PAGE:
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Recruitment, Regional Engagement Among Goals of NZ Army's 5-Year Plan

Apr. 10, 2014 - 07:57PM   |  
By NICK LEE-FRAMPTON   |   Comments
New Zealand Army Chief Maj. Gen. Dave Gawn
New Zealand Army Chief Maj. Gen. Dave Gawn (LAC Amanda McErlich)
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WELLINGTON — New Zealand’s Army has released “Army 2020,” its strategy for the next five years, which outlines five key themes as service goals.

Described as a “continuum from Army 2015,” the strategy is intended to position the Army as “an effective land force, optimised for operations in a Joint, Interagency and Multinational (JIM) environment.”

Writing in the fortnightly Army News, Army Chief Maj. Gen. Dave Gawn said the strategy is centered on five themes, with the main focus on people.

■ Force Generated has the goal of achieving a balanced and sustainable force through “reviewing the way we recruit, train and retain our personnel,” and “ensuring the nucleus of the core,” — senior NCOs, lieutenants and captains — is retained.

Attrition rates soared above 20 percent a few years ago, Gawn told DefenseNews in an interview last October.

“As at 31 July 2013, the rolling attrition rate this year for the NZ Army is 16.7 percent. In comparison to 31 July 2012, when rolling attrition was 23.85 percent; this signifies an improvement in retention.”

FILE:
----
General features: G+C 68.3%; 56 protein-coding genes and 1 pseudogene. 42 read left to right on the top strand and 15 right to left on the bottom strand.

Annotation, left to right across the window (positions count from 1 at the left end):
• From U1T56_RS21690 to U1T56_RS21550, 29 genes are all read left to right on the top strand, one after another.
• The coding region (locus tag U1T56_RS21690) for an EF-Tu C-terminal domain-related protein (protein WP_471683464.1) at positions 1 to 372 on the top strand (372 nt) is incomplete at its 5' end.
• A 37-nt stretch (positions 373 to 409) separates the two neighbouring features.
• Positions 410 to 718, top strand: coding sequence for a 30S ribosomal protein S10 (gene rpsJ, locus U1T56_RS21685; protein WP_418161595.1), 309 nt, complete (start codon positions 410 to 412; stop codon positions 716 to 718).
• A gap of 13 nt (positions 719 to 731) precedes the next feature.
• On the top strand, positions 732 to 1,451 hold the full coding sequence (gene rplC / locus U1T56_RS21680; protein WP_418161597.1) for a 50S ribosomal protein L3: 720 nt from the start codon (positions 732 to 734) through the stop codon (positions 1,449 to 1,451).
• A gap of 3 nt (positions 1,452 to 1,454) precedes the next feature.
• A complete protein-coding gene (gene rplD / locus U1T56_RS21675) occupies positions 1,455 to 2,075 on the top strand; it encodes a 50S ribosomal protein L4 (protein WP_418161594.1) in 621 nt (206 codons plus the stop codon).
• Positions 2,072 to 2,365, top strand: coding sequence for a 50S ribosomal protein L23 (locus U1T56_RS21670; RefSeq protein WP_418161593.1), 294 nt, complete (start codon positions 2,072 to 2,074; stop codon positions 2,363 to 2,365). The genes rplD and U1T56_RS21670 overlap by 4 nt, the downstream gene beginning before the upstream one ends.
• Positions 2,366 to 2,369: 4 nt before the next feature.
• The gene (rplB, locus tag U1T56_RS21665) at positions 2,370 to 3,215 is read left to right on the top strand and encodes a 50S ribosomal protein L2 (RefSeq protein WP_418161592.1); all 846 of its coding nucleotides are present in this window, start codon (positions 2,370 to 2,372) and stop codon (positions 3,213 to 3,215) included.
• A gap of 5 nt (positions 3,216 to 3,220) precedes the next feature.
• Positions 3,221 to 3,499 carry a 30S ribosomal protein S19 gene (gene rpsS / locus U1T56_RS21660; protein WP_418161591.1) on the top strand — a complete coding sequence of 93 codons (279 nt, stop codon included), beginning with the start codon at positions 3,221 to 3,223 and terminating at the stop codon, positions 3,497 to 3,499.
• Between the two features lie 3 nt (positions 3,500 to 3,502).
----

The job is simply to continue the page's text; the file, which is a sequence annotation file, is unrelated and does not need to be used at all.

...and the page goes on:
Defense News has compared the Army Lists, which lists officers from second lieutenant upward, for 2009 and 2013 to track how many junior officers in the Army remained serving five years later.

Of the 378 second lieutenants, lieutenants and captains serving in 2009, only 296 remained serving in 2013, representing an attrition rate of some 22 percent..

The figures are especially acute for women officers: Of the 68 women junior officers serving in 2009 only 42 remained by 2013, explaining the Army’s recent focus on highlighting the role of and opportunities for women within its ranks.

■ Being viewed as a trusted regional partner, with goals including reviews of interagency engagement and “community engagement opportunities.”

■ Enhanced land effects, with the goal of achieving combined arms excellence in a JIM environment and keeping war fighting as the Army’s core business.

■ Enhancing “human performance,” which a New Zealand Defence Force spokesperson defined as “Combining education, specialist skills and physical training, enabling the NZ Army to work smarter domestically and internationally,” and “enhancing land worthiness. This includes a focus on practicing and enhancing safety when we operate in the land environment.”

The intended effect is rebuilding trust within the Army’s ranks and reinvigorating the profession of arms.

■ Enhanced resource management by way of smart logistics and “future-proofing infrastructure.” ■


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